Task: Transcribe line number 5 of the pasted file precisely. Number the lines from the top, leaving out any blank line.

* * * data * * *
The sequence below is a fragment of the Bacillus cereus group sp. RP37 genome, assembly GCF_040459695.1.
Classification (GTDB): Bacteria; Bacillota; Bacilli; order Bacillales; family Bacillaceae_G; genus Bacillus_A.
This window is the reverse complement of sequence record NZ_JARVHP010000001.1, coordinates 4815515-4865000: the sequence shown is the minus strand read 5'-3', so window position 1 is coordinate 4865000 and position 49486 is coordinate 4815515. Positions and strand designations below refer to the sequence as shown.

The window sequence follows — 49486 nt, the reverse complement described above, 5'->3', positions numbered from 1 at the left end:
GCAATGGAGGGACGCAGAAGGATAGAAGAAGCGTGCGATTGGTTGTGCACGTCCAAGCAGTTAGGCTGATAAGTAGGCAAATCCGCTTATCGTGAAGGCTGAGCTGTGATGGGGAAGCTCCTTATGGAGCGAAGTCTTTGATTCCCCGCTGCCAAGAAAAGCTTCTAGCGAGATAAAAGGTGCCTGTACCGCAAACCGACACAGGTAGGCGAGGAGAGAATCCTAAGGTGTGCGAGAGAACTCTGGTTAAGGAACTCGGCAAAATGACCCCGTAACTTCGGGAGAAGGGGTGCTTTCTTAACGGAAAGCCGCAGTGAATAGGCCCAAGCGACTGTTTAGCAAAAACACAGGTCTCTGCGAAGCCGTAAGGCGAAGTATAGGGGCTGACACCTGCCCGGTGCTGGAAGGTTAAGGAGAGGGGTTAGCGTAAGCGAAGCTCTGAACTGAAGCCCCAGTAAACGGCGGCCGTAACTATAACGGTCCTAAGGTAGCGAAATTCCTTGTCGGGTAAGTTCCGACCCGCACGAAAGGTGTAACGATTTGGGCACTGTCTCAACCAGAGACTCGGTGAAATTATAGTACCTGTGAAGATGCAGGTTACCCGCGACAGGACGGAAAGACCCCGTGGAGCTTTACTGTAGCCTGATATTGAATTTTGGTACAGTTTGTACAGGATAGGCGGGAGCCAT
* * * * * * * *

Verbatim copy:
GCAATGGAGGGACGCAGAAGGATAGAAGAAGCGTGCGATTGGTTGTGCACGTCCAAGCAGTTAGGCTGATAAGTAGGCAAATCCGCTTATCGTGAAGGCTGAGCTGTGATGGGGAAGCTCCTTATGGAGCGAAGTCTTTGATTCCCCGCTGCCAAGAAAAGCTTCTAGCGAGATAAAAGGTGCCTGTACCGCAAACCGACACAGGTAGGCGAGGAGAGAATCCTAAGGTGTGCGAGAGAACTCTGGTTAAGGAACTCGGCAAAATGACCCCGTAACTTCGGGAGAAGGGGTGCTTTCTTAACGGAAAGCCGCAGTGAATAGGCCCAAGCGACTGTTTAGCAAAAACACAGGTCTCTGCGAAGCCGTAAGGCGAAGTATAGGGGCTGACACCTGCCCGGTGCTGGAAGGTTAAGGAGAGGGGTTAGCGTAAGCGAAGCTCTGAACTGAAGCCCCAGTAAACGGCGGCCGTAACTATAACGGTCCTAAGGTAGCGAAATTCCTTGTCGGGTAAGTTCCGACCCGCACGAAAGGTGTAACGATTTGGGCACTGTCTCAACCAGAGACTCGGTGAAATTATAGTACCTGTGAAGATGCAGGTTACCCGCGACAGGACGGAAAGACCCCGTGGAGCTTTACTGTAGCCTGATATTGAATTTTGGTACAGTTTGTACAGGATAGGCGGGAGCCAT